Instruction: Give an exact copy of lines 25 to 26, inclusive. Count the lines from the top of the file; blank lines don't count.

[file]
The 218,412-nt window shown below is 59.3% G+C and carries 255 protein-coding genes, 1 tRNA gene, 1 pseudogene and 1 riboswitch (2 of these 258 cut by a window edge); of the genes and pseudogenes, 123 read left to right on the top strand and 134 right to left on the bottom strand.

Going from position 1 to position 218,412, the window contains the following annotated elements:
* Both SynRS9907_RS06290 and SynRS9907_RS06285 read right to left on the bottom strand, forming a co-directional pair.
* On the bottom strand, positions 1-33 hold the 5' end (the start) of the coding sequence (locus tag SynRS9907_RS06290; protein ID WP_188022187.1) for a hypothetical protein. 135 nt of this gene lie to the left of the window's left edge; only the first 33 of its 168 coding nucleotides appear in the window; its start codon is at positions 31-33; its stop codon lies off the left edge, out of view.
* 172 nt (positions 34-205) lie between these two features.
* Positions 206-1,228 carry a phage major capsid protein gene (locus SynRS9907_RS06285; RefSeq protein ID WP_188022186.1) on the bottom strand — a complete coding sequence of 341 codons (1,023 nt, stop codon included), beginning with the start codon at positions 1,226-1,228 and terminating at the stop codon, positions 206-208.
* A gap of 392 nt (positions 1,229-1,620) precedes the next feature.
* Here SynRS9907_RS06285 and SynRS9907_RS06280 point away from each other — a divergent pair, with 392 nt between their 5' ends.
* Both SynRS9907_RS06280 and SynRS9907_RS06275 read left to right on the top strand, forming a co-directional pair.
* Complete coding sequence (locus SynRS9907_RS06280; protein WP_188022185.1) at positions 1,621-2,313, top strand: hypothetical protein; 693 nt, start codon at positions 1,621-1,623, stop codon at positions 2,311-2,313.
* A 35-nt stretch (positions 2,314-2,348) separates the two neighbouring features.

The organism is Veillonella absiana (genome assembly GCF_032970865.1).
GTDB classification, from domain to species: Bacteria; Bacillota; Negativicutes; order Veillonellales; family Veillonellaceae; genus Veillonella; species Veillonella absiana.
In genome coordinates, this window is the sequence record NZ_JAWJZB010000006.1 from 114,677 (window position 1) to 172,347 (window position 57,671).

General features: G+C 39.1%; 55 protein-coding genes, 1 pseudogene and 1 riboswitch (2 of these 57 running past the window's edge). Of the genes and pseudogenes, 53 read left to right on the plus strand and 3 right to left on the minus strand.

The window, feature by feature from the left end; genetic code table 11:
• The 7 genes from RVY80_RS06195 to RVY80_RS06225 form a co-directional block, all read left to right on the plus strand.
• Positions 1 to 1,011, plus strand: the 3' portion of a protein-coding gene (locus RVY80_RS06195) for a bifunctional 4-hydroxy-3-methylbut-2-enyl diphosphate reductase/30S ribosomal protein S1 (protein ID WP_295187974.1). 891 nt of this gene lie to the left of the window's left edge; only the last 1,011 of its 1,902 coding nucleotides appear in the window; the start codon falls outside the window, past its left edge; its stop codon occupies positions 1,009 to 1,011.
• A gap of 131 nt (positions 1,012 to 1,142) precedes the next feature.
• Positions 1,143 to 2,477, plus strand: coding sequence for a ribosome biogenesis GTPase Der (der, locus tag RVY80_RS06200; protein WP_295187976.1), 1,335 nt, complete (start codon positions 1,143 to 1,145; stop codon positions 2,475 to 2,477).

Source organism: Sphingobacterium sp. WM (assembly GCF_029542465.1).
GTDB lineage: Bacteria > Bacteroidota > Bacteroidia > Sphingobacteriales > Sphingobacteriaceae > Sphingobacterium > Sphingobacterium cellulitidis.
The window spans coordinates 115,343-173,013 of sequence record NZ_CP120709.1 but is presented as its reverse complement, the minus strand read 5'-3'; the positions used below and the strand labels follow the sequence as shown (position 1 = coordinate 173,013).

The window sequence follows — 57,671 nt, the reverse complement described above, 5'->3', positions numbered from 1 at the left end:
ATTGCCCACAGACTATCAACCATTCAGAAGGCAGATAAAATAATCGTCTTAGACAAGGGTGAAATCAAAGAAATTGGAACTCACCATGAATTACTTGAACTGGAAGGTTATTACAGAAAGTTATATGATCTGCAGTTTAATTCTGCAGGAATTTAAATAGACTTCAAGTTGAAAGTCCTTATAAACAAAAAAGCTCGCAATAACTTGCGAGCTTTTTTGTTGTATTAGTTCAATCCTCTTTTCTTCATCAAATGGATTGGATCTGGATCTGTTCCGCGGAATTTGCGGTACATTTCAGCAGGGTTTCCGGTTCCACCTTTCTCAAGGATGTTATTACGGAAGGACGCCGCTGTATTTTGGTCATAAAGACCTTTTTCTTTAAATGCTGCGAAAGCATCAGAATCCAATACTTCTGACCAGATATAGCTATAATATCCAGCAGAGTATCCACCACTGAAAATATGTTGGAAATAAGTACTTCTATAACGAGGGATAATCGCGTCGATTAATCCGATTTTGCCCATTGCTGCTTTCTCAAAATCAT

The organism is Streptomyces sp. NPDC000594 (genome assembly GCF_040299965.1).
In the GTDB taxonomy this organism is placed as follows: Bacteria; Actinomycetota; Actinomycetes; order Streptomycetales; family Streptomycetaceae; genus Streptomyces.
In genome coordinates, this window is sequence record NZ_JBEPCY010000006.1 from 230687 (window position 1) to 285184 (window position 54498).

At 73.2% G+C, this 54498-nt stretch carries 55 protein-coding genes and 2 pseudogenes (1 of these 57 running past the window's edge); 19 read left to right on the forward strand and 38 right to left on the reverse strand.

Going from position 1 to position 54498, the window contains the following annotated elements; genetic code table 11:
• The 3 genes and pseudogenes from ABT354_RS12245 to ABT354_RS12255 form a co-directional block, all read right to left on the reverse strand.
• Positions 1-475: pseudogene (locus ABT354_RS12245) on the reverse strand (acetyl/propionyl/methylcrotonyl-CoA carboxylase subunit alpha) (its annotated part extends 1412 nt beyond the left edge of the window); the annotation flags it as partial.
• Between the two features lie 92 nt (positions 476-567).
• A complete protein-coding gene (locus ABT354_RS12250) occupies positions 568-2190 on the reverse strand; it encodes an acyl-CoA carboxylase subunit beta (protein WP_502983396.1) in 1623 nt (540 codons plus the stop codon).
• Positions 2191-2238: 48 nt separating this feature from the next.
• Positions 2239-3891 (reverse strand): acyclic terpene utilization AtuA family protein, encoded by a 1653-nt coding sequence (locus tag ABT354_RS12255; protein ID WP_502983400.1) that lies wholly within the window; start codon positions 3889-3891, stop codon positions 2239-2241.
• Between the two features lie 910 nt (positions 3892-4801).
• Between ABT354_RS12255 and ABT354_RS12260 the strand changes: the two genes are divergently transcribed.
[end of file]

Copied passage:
ATTGCCCACAGACTATCAACCATTCAGAAGGCAGATAAAATAATCGTCTTAGACAAGGGTGAAATCAAAGAAATTGGAACTCACCATGAATTACTTGAACTGGAAGGTTATTACAGAAAGTTATATGATCTGCAGTTTAATTCTGCAGGAATTTAAATAGACTTCAAGTTGAAAGTCCTTATAAACAAAAAAGCTCGCAATAACTTGCGAGCTTTTTTGTTGTATTAGTTCAATCCTCTTTTCTTCATCAAATGGATTGGATCTGGATCTGTTCCGCGGAATTTGCGGTACATTTCAGCAGGGTTTCCGGTTCCACCTTTCTCAAGGATGTTATTACGGAAGGACGCCGCTGTATTTTGGTCATAAAGACCTTTTTCTTTAAATGCTGCGAAAGCATCAGAATCCAATACTTCTGACCAGATATAGCTATAATATCCAGCAGAGTATCCACCACTGAAAATATGTTGGAAATAAGTACTTCTATAACGAGGGATAATCGCGTCGATTAATCCGATTTTGCCCATTGCTGCTTTCTCAAAATCAT

The organism is Streptomyces sp. NPDC000594 (genome assembly GCF_040299965.1).